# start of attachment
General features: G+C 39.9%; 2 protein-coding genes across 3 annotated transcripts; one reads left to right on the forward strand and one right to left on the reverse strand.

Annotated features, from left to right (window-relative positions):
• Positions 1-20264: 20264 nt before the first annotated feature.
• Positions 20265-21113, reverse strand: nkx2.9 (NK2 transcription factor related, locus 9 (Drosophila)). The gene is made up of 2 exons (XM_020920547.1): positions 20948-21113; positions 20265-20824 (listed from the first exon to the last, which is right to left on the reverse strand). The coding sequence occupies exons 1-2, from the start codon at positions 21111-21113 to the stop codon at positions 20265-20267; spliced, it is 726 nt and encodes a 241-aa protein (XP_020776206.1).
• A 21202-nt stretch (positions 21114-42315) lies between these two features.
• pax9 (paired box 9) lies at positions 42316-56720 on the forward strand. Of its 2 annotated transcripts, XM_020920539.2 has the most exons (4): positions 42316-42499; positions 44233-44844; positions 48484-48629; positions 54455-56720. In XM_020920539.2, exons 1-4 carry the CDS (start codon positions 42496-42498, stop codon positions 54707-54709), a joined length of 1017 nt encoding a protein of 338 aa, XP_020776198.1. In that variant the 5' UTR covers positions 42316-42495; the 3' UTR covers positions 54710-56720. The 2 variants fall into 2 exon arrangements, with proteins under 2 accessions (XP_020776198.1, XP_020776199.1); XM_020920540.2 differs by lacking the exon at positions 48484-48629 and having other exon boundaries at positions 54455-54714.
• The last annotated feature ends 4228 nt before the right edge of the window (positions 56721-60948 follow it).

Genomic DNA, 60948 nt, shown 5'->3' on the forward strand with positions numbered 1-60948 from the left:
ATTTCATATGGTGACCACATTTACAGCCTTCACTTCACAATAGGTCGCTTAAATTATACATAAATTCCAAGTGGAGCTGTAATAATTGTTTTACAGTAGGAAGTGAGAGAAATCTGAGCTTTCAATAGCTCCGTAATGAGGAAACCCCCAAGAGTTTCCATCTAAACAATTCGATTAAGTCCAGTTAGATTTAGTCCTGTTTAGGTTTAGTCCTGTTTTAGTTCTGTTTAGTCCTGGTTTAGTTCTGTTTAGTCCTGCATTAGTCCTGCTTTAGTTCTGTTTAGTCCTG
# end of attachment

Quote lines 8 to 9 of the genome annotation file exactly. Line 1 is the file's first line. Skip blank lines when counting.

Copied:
Genomic DNA, 60948 nt, shown 5'->3' on the forward strand with positions numbered 1-60948 from the left:
ATTTCATATGGTGACCACATTTACAGCCTTCACTTCACAATAGGTCGCTTAAATTATACATAAATTCCAAGTGGAGCTGTAATAATTGTTTTACAGTAGGAAGTGAGAGAAATCTGAGCTTTCAATAGCTCCGTAATGAGGAAACCCCCAAGAGTTTCCATCTAAACAATTCGATTAAGTCCAGTTAGATTTAGTCCTGTTTAGGTTTAGTCCTGTTTTAGTTCTGTTTAGTCCTGGTTTAGTTCTGTTTAGTCCTGCATTAGTCCTGCTTTAGTTCTGTTTAGTCCTG